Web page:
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Unread 03-03-2014, 07:24 AM   #21
Minnesota-Toyota
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I just peeled the plastic up as needed to access the bolts and simply just stuck it back into place when done. I'm sure there are other options out there but it seemed to stick just fine.
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Unread 04-05-2014, 12:01 PM   #22
DouglasInBoston
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Default Free used hatch switch

I replaced the entire rear garnish assembly on my 2005 Prius so I no longer need the old latch release switch. I can mail it if anyone is interested. Rubber is not degraded.
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Unread 06-17-2014, 10:57 PM   #23
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Old thread, but I found it by searching for melting rear hatch switches.

Looking at the pics so well done, I have to wonder if the switch could not be unscrewed, and the connector disconnected by reaching up with a right angle hook and jostling it loose by de-latching it.

Lazy way to avoid removing the hatch trim, but I hate trim removal, something always seems to break when I do that.
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Unread 06-19-2014, 05:28 PM   #24
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Quote:
Originally Posted by robtmc View Post
Old thread, but I found it by searching for melting rear hatch switches.

Looking at the pics so well done, I have to wonder if the switch could not be unscrewed, and the connector disconnected by reaching up with a right angle hook and jostling it loose by de-latching it.

Lazy way to avoid removing the hatch trim, but I hate trim removal, something always seems to break when I do that.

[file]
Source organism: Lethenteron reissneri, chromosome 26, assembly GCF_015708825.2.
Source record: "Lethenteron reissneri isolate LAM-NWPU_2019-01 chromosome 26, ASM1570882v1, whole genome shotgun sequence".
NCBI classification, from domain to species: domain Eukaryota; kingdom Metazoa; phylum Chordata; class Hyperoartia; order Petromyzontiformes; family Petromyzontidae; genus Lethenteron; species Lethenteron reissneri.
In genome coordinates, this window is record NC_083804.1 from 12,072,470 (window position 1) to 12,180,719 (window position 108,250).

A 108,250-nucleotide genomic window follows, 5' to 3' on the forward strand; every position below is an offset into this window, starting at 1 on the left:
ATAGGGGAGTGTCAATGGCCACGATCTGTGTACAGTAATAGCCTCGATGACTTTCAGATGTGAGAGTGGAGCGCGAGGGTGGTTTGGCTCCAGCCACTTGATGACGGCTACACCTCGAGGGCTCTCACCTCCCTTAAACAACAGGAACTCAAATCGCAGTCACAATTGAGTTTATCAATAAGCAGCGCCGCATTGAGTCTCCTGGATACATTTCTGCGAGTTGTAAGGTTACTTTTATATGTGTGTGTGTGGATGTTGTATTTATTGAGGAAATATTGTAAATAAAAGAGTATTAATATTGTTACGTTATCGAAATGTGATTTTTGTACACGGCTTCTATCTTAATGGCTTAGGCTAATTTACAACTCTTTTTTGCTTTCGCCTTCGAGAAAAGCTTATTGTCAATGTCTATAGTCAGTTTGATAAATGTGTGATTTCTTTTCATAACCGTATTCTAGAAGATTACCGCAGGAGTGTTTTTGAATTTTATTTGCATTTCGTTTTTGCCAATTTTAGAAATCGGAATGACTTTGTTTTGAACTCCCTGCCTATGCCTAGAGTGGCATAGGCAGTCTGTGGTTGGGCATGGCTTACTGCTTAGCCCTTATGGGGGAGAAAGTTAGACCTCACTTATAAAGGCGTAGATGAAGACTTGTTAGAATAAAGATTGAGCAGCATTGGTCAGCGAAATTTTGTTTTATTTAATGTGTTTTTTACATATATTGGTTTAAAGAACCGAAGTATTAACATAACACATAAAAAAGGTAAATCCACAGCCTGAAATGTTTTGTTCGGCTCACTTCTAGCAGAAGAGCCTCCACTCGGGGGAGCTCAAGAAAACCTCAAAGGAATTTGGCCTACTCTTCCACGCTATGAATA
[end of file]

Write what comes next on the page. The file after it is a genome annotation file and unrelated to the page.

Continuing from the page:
I initially thought of that and spent 45 minutes trying to get a screwdriver in there to loosen the switch. I got 1 side done and realized there had to be an easier way.



Even after I got that side off, there's not enough room to get anything in there to pry out the switch.
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Last edited by dbiii; 06-19-2014 at 05:36 PM.
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Unread 06-19-2014, 06:35 PM   #25
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Quote:
Originally Posted by dbiii View Post
I initially thought of that and spent 45 minutes trying to get a screwdriver in there to loosen the switch. I got 1 side done and realized there had to be an easier way.



Even after I got that side off, there's not enough room to get anything in there to pry out the switch.
Yeah, after more review of the photos, I got the feeling the connector would never come loose diddling it from outside. My usual track record in trying to do stuff in a shortcut way ends up in broken parts.

New switch arrives in a day or two. The 2007 V6 4WD I picked up is at 72K miles now, never had the 60k service done.

Thinking of having the dealer do a fluid change on transfer and differentials just for drill, and see if their labor charge for the switch replacement is withing reason.

Otherwise, I found my old trim tools, much as I dread messing with plastic trim tabs.
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Unread 06-21-2014, 08:23 PM   #26
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Got it done today, pretty much as written up, complete with peeling back the plastic sheet just enough. The black sealant gets messy.

Putting it back together, almost did my usual stunt, leaving out the two screws holding the switch in. I am bad for that sort of getting ahead of myself, caught it in time.